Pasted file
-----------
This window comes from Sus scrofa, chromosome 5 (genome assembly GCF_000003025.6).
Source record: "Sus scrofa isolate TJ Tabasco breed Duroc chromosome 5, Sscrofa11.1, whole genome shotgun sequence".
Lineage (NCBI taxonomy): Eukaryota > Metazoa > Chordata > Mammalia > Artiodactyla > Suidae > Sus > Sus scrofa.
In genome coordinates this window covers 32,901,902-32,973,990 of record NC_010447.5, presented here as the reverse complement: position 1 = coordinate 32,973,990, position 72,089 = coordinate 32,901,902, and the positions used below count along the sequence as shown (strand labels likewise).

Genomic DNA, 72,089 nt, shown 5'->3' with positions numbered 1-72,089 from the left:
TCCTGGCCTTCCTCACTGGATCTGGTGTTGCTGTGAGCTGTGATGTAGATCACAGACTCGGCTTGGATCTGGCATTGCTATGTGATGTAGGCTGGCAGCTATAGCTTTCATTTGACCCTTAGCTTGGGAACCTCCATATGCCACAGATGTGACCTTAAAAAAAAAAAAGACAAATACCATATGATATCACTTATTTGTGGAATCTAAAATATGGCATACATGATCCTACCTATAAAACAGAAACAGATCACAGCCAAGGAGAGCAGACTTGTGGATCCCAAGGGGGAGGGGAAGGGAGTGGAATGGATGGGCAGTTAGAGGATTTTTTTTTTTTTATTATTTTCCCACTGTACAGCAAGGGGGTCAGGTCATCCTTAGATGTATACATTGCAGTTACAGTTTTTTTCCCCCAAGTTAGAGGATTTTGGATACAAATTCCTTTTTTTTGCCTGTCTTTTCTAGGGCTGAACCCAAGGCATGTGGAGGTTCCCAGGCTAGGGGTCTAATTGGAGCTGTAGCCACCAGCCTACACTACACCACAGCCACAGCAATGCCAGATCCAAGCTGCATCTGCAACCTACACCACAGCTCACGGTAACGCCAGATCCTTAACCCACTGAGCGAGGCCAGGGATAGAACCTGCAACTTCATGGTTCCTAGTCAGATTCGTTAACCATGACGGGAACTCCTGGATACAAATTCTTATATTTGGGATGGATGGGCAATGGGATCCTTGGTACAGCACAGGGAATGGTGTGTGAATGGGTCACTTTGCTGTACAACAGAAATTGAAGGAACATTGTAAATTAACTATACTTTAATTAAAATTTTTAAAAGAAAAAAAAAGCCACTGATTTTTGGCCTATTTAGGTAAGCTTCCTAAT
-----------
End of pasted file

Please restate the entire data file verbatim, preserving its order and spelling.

This window comes from Sus scrofa, chromosome 5 (genome assembly GCF_000003025.6).
Source record: "Sus scrofa isolate TJ Tabasco breed Duroc chromosome 5, Sscrofa11.1, whole genome shotgun sequence".
Lineage (NCBI taxonomy): Eukaryota > Metazoa > Chordata > Mammalia > Artiodactyla > Suidae > Sus > Sus scrofa.
In genome coordinates this window covers 32,901,902-32,973,990 of record NC_010447.5, presented here as the reverse complement: position 1 = coordinate 32,973,990, position 72,089 = coordinate 32,901,902, and the positions used below count along the sequence as shown (strand labels likewise).

Genomic DNA, 72,089 nt, shown 5'->3' with positions numbered 1-72,089 from the left:
TCCTGGCCTTCCTCACTGGATCTGGTGTTGCTGTGAGCTGTGATGTAGATCACAGACTCGGCTTGGATCTGGCATTGCTATGTGATGTAGGCTGGCAGCTATAGCTTTCATTTGACCCTTAGCTTGGGAACCTCCATATGCCACAGATGTGACCTTAAAAAAAAAAAAGACAAATACCATATGATATCACTTATTTGTGGAATCTAAAATATGGCATACATGATCCTACCTATAAAACAGAAACAGATCACAGCCAAGGAGAGCAGACTTGTGGATCCCAAGGGGGAGGGGAAGGGAGTGGAATGGATGGGCAGTTAGAGGATTTTTTTTTTTTTATTATTTTCCCACTGTACAGCAAGGGGGTCAGGTCATCCTTAGATGTATACATTGCAGTTACAGTTTTTTTCCCCCAAGTTAGAGGATTTTGGATACAAATTCCTTTTTTTTGCCTGTCTTTTCTAGGGCTGAACCCAAGGCATGTGGAGGTTCCCAGGCTAGGGGTCTAATTGGAGCTGTAGCCACCAGCCTACACTACACCACAGCCACAGCAATGCCAGATCCAAGCTGCATCTGCAACCTACACCACAGCTCACGGTAACGCCAGATCCTTAACCCACTGAGCGAGGCCAGGGATAGAACCTGCAACTTCATGGTTCCTAGTCAGATTCGTTAACCATGACGGGAACTCCTGGATACAAATTCTTATATTTGGGATGGATGGGCAATGGGATCCTTGGTACAGCACAGGGAATGGTGTGTGAATGGGTCACTTTGCTGTACAACAGAAATTGAAGGAACATTGTAAATTAACTATACTTTAATTAAAATTTTTAAAAGAAAAAAAAAGCCACTGATTTTTGGCCTATTTAGGTAAGCTTCCTAAT